Does A&D Inhibit Innovation?

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Does A&D Inhibit Innovation?

For years the standard software implementation approach was to spend weeks asking the business users what they want from a system, documenting the findings, designing solutions to this and building applications to suit. This is notoriously very costly, inhibits flexibility and increases project risk by placing a reliance on one large investment and longer term returns.

One alternative is Agile, conducting diagnostics up front to build a broad picture of what is required in order to build a high-level estimate for budgeting purposes. This is followed by a cycle of sprints where requirements are prioritised by the business, and design takes place during each sprint along with the build. This approach provides the greatest flexibility, but can be very costly to run and can result in waste, often caused by a lack of discipline on the client side and rapidly changing priorities driven by internal politics.

But there is a third way !

Every business believes they are unique and have special requirements, but the fact is that there are fewer and fewer business processes which have not been automated at some point, and templates often exist to kick-start the process of re-engineering. So this brings us to the third way – Product First. This may initially seem to lack custom focus, but often quite the contrary is true as the “Product” can be either off the shelf software, or packaged templates provided by partners. Any reputable software package will contain a host of features which have resulted from years of business involvement and “lessons learned” from previous projects. So why would a client not wish to harness that experience? Many products such as Microsoft Dynamics 365 offer a rapidly expanding feature set resulting from many years of market insight and customer feedback. Add to this industry specific templates such as the accelerators for Field Service, Events or Project Services from eBECS Ltd. and an enterprise can face a vastly reduced ‘GAP’ to be filled by custom design and development. This results in lower implementation costs, faster implementations and vastly reduced risks, as returns can be realised quicker, especially if a phased deployment approach is taken to bring smaller but faster returns.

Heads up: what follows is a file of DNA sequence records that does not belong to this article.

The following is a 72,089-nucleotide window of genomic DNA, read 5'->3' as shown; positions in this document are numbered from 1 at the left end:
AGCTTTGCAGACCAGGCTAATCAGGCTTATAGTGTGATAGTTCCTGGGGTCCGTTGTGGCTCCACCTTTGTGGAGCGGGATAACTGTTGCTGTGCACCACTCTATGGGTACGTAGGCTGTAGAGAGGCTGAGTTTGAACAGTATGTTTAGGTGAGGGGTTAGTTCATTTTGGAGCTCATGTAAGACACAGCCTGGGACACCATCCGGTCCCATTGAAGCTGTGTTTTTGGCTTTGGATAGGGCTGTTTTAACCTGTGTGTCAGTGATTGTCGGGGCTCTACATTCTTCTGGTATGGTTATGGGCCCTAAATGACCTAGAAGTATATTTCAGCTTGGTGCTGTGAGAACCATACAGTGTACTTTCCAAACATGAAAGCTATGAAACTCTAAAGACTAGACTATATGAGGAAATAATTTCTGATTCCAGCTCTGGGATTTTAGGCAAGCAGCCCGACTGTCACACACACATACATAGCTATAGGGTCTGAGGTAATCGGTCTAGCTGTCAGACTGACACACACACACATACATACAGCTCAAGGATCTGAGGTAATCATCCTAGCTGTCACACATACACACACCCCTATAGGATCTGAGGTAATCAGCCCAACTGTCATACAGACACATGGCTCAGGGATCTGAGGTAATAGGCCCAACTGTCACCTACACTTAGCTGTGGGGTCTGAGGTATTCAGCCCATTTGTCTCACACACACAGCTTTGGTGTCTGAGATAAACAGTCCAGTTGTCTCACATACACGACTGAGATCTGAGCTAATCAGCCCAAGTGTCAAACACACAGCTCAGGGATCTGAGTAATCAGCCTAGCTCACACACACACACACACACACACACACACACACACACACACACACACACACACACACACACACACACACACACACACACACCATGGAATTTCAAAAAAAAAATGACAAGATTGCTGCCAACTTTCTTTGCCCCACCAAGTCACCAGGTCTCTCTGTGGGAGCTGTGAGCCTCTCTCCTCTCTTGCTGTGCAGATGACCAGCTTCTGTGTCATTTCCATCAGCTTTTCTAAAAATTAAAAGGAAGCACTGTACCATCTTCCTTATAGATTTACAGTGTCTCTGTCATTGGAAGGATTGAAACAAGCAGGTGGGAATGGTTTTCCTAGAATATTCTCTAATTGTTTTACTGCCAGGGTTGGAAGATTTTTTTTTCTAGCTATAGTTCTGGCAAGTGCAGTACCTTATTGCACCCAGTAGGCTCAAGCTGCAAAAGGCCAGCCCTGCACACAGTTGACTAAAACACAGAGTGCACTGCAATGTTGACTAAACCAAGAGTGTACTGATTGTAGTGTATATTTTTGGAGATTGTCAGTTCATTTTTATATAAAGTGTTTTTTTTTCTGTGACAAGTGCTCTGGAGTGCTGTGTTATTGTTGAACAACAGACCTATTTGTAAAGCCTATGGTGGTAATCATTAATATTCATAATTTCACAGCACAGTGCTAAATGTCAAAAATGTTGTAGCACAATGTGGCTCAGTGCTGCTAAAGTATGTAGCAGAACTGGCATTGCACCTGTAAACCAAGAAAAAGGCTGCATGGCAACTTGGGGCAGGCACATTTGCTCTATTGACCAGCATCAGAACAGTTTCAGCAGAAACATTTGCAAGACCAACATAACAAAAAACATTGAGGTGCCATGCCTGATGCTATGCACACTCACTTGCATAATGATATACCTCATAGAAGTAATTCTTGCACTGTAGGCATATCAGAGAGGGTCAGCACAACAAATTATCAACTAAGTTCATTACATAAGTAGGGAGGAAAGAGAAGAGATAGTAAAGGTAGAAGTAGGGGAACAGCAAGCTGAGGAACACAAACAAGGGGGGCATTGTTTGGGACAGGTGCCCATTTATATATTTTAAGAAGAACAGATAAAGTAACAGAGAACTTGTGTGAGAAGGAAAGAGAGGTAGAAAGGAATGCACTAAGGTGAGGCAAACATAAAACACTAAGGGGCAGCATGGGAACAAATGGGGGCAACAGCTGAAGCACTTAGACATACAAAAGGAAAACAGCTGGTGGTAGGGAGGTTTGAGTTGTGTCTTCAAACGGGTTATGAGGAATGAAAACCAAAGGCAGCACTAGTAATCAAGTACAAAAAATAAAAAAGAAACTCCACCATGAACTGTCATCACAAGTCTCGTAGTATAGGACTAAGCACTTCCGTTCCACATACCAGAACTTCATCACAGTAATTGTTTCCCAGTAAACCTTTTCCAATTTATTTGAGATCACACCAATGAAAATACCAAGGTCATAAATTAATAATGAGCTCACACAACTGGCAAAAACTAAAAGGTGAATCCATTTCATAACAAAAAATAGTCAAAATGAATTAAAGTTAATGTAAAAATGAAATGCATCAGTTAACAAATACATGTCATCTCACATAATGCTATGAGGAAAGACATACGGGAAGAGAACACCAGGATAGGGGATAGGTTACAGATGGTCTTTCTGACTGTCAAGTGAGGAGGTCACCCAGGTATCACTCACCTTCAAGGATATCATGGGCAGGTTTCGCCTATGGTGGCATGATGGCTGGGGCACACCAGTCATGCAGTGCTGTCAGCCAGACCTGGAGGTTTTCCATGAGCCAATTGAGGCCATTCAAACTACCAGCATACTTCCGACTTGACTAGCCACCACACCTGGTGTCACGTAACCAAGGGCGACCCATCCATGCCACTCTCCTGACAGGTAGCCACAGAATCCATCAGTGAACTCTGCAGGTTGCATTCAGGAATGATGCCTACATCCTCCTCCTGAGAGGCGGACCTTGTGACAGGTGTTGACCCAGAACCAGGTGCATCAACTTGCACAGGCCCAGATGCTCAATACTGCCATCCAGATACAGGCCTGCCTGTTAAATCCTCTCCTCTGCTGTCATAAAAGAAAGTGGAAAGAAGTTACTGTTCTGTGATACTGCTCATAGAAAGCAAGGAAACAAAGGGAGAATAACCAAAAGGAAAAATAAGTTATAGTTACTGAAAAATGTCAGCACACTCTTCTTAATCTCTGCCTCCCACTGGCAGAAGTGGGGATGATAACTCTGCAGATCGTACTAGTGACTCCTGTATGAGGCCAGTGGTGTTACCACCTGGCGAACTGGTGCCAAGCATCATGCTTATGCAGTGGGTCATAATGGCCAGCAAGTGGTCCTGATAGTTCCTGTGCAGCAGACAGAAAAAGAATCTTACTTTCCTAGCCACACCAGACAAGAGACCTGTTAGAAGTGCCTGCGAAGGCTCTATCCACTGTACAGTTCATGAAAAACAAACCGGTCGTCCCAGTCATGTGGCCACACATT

So in summary I have several recommendations for modern software projects:

  1. Let the users see the standard product first. This will encourage adoption and reduce costs where processes can be updated to leverage previous product investments. This also reduces the risk of setting un-realistic expectations. Often when users are asked “what do you want” they assume that what they have requested will be what they get. This increases costs and conflict later on in the project. Start with demonstration workshops and project team training to show the ‘art of the possible’.
  2. Take a phased approach. Consider deploying out of the box first, then identifying gaps where the standard product does not suit business processes which can’t be changed.
  3. Adopt an “Iterative Build” approach. Take an Agile like approach by running 2 or 4 week iterations. This can be best split by business process or business area, so that specific business users can be involved in specific iterations.

New technologies can energise business, but old project habits can drain that energy.

Steven Shaw

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